Rain garden - Fadden (Lake Tuggeranong catchment)

Aerial view of Fadden rain garden site

Rain garden, Fadden Plain Reserve, Fadden

Fadden Pines reserve – with its picnic areas, playgrounds and skate park – is already popular with locals. The new rain garden is a great addition to this recreational area while also improving the quality of water that flows into Isabella Pond, Lake Tuggeranong and then the Murrumbidgee River.

Seating areas will allow visitors to enjoy the rain garden and also provides outdoor classroom opportunities for students from the two schools nearby. Eleven Radiata pines (classified as an environmental weed in the ACT) were removed and replaced with native trees.

The completed rain garden (comprising two separate pods) has a combined treatment area of approximately 2,100 square metres and remove over 36,000kg of nitrogen, phosphorous and suspended sediment every year.

A two year macrophytes (water quality plants) establishment period has commenced. Establishment period refers to the process by which a plant becomes established in a new habitat.

The establishment period may change depending on ground and weather conditions. During the establishment period, flows into and through the asset will be managed to suit the conditions and to protect and nurture the plants.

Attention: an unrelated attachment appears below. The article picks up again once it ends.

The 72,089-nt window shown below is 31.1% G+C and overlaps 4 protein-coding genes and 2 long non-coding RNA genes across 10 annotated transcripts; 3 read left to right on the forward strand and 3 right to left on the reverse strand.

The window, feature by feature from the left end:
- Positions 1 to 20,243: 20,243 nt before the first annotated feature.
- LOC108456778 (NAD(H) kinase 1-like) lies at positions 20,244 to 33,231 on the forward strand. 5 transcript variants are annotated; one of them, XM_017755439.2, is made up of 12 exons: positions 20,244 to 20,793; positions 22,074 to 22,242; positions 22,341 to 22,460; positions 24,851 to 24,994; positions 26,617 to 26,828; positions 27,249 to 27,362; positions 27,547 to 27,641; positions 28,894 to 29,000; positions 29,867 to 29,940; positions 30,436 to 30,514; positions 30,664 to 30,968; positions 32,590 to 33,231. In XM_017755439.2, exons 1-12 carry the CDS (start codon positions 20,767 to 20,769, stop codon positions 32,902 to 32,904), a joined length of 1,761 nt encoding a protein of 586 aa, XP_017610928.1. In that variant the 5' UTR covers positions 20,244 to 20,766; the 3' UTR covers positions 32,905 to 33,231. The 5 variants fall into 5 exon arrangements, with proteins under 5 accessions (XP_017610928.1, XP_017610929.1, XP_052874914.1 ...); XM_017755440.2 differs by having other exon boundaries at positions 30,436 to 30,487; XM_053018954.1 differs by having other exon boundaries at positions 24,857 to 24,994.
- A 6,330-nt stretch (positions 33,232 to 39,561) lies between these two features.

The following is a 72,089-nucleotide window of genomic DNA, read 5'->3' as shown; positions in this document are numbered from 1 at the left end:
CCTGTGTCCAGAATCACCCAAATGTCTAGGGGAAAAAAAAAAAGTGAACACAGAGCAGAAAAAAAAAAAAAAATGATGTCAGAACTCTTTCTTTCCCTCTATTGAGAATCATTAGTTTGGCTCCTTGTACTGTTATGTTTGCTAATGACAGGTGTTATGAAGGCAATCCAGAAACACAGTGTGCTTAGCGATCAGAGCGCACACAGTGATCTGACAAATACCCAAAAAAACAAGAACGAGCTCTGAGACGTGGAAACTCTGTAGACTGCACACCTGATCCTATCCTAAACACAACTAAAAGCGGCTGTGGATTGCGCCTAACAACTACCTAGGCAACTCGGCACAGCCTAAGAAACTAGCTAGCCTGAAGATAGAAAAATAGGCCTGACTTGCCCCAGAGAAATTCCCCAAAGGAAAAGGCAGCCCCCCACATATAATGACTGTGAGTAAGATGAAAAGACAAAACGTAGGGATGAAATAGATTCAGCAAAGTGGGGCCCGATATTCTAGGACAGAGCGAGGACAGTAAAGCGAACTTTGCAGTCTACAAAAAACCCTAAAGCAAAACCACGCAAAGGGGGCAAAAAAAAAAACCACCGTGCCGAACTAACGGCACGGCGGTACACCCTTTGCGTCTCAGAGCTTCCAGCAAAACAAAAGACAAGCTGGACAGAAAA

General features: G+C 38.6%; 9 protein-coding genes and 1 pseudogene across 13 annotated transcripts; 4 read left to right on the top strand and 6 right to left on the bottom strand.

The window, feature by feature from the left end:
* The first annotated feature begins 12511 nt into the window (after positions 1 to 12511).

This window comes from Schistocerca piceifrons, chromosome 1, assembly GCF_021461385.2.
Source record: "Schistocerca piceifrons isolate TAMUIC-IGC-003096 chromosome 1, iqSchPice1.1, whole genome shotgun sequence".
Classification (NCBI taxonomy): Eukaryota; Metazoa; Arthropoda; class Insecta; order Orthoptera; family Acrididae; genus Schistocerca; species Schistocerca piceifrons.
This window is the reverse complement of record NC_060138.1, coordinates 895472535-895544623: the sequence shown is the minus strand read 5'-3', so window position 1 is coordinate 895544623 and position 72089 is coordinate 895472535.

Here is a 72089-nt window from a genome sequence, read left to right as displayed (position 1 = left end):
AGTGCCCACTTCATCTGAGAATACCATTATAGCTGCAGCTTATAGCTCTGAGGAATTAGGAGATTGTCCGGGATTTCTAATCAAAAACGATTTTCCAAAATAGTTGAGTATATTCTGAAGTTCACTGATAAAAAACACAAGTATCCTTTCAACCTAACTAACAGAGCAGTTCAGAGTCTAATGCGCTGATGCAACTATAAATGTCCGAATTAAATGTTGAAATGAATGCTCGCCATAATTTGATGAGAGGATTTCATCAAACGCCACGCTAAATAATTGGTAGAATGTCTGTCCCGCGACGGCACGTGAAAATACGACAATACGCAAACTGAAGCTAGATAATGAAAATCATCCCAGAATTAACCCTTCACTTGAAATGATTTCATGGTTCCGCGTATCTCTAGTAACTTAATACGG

Some areas of the site may remain closed to allow for plants to establish.

Design changes

During the final design phase, some changes were made to the original concept designs to accommodate services, community feedback and maximising water quality benefits.

  • The final design includes two rain garden ponds instead of three. However, although there has been a reduction in the overall size, the optimised cells will enable better distribution of the stormwater across the surface of the rain gardens, resulting in healthier vegetation, better performance and fewer maintenance issues.
  • To reduce the potential for clogging of the filter media, the final design includes a sediment forebay in addition to the original gross pollutant trap (GPT). Together, these will remove about 90% of suspended matter from the stormwater, better enabling the rain garden to remove dissolved contaminants such as nutrients.
  • To improve road safety, the access point for maintenance vehicles has been moved to a new position west of the underpass.
  • The existing shared path between the pods will be upgraded and widened to provide additional access for routine maintenance.
  • The existing sewer will now be diverted around the northern pod.

More information

Find out what you can do on your own block to improve water quality in our lakes and waterways.

Landscape design

Click on the image to enlarge.

Rain garden landscape design plan for Fadden Pines Reserve